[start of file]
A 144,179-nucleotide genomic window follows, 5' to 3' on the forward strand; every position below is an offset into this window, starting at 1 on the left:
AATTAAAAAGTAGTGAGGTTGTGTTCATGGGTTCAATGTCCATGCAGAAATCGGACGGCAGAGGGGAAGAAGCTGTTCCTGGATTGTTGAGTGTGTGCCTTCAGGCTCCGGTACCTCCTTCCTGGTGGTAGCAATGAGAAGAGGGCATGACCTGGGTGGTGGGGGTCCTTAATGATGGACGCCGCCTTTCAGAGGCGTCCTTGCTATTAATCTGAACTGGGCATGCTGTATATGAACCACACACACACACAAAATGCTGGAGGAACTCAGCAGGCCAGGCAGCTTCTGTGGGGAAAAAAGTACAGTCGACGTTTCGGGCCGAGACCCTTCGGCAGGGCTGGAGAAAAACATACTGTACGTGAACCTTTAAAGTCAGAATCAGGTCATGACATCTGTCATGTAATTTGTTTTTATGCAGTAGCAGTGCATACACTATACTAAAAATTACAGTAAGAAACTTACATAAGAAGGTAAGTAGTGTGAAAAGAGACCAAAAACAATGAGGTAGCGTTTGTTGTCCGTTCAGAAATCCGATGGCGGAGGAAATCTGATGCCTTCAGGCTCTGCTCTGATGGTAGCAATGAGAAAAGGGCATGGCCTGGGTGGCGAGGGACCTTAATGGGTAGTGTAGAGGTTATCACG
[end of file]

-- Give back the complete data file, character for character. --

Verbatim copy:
A 144,179-nucleotide genomic window follows, 5' to 3' on the forward strand; every position below is an offset into this window, starting at 1 on the left:
AATTAAAAAGTAGTGAGGTTGTGTTCATGGGTTCAATGTCCATGCAGAAATCGGACGGCAGAGGGGAAGAAGCTGTTCCTGGATTGTTGAGTGTGTGCCTTCAGGCTCCGGTACCTCCTTCCTGGTGGTAGCAATGAGAAGAGGGCATGACCTGGGTGGTGGGGGTCCTTAATGATGGACGCCGCCTTTCAGAGGCGTCCTTGCTATTAATCTGAACTGGGCATGCTGTATATGAACCACACACACACACAAAATGCTGGAGGAACTCAGCAGGCCAGGCAGCTTCTGTGGGGAAAAAAGTACAGTCGACGTTTCGGGCCGAGACCCTTCGGCAGGGCTGGAGAAAAACATACTGTACGTGAACCTTTAAAGTCAGAATCAGGTCATGACATCTGTCATGTAATTTGTTTTTATGCAGTAGCAGTGCATACACTATACTAAAAATTACAGTAAGAAACTTACATAAGAAGGTAAGTAGTGTGAAAAGAGACCAAAAACAATGAGGTAGCGTTTGTTGTCCGTTCAGAAATCCGATGGCGGAGGAAATCTGATGCCTTCAGGCTCTGCTCTGATGGTAGCAATGAGAAAAGGGCATGGCCTGGGTGGCGAGGGACCTTAATGGGTAGTGTAGAGGTTATCACG